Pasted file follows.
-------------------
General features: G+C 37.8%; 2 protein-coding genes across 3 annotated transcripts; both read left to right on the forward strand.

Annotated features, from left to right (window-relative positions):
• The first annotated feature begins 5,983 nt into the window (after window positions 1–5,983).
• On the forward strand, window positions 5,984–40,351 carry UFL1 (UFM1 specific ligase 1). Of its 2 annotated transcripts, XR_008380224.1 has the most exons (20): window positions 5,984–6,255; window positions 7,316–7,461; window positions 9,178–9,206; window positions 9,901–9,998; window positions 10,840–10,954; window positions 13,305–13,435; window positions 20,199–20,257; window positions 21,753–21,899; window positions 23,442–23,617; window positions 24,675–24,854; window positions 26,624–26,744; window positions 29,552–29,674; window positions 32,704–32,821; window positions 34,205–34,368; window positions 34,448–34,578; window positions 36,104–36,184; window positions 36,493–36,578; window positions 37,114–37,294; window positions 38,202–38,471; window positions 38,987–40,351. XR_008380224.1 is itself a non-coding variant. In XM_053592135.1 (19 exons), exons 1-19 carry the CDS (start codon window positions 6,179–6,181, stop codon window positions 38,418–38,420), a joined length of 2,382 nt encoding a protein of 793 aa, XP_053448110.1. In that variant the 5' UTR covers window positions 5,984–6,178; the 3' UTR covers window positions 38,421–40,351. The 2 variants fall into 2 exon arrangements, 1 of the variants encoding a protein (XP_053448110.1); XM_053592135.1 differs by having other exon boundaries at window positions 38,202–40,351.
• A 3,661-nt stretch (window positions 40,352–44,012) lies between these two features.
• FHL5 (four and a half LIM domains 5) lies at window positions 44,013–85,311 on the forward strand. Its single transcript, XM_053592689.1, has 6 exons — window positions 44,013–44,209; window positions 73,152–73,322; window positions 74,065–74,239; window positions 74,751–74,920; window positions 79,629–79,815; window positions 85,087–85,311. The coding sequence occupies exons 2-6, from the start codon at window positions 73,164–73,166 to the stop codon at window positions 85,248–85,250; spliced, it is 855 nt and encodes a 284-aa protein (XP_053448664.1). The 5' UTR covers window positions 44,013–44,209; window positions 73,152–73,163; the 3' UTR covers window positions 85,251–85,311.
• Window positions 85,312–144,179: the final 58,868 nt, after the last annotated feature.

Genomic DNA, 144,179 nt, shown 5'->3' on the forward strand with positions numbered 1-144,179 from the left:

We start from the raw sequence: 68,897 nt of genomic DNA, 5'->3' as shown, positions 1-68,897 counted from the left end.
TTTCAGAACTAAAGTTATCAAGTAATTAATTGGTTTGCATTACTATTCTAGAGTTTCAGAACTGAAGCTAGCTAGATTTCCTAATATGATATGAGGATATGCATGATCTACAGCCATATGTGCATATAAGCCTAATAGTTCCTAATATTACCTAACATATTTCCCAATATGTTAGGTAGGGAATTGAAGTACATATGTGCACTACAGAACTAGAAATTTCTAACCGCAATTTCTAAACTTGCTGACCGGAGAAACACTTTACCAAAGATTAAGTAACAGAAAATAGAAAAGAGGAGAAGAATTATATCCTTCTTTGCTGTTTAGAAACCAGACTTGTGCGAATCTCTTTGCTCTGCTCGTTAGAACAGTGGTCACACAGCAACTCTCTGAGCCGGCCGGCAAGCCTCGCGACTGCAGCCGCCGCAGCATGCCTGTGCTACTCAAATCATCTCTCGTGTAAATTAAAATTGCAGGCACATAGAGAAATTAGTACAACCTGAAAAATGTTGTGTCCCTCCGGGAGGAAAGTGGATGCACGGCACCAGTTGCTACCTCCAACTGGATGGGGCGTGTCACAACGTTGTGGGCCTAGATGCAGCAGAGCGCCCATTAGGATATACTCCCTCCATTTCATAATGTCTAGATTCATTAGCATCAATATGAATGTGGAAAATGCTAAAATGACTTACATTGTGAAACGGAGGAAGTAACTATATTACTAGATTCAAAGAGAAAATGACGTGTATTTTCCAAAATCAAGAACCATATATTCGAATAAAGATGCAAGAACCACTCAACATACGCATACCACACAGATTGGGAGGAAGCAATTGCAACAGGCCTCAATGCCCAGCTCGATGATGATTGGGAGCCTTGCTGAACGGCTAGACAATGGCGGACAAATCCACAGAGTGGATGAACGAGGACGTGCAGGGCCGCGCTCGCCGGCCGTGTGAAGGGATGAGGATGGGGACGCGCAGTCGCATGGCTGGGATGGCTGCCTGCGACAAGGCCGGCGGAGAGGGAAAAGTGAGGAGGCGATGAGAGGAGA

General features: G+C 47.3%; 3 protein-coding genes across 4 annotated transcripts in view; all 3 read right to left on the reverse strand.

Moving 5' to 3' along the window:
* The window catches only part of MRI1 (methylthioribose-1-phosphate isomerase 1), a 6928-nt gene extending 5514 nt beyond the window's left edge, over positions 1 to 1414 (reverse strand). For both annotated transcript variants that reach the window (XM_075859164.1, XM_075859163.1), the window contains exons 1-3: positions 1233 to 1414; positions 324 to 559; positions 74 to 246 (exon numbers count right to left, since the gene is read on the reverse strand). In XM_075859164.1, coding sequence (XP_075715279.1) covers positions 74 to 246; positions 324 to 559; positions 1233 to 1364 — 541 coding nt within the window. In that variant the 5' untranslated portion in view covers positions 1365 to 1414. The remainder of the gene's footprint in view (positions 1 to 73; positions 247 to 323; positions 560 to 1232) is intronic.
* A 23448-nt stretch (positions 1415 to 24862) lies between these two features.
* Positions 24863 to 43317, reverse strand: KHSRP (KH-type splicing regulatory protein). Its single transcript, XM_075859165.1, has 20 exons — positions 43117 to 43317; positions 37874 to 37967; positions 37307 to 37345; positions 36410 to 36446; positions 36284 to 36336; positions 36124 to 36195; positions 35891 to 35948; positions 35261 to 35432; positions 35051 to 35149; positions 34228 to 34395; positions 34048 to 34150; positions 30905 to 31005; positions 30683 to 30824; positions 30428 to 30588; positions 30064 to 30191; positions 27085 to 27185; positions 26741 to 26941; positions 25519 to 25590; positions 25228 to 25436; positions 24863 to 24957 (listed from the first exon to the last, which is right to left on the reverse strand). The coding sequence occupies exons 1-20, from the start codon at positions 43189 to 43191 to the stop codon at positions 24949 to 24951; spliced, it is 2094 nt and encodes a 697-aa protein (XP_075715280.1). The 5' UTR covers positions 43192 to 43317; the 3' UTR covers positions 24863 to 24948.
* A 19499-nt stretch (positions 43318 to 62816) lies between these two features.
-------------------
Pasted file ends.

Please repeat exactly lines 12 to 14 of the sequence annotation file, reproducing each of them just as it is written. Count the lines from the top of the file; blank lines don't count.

Moving 5' to 3' along the window:
* The window catches only part of MRI1 (methylthioribose-1-phosphate isomerase 1), a 6928-nt gene extending 5514 nt beyond the window's left edge, over positions 1 to 1414 (reverse strand). For both annotated transcript variants that reach the window (XM_075859164.1, XM_075859163.1), the window contains exons 1-3: positions 1233 to 1414; positions 324 to 559; positions 74 to 246 (exon numbers count right to left, since the gene is read on the reverse strand). In XM_075859164.1, coding sequence (XP_075715279.1) covers positions 74 to 246; positions 324 to 559; positions 1233 to 1364 — 541 coding nt within the window. In that variant the 5' untranslated portion in view covers positions 1365 to 1414. The remainder of the gene's footprint in view (positions 1 to 73; positions 247 to 323; positions 560 to 1232) is intronic.
* A 23448-nt stretch (positions 1415 to 24862) lies between these two features.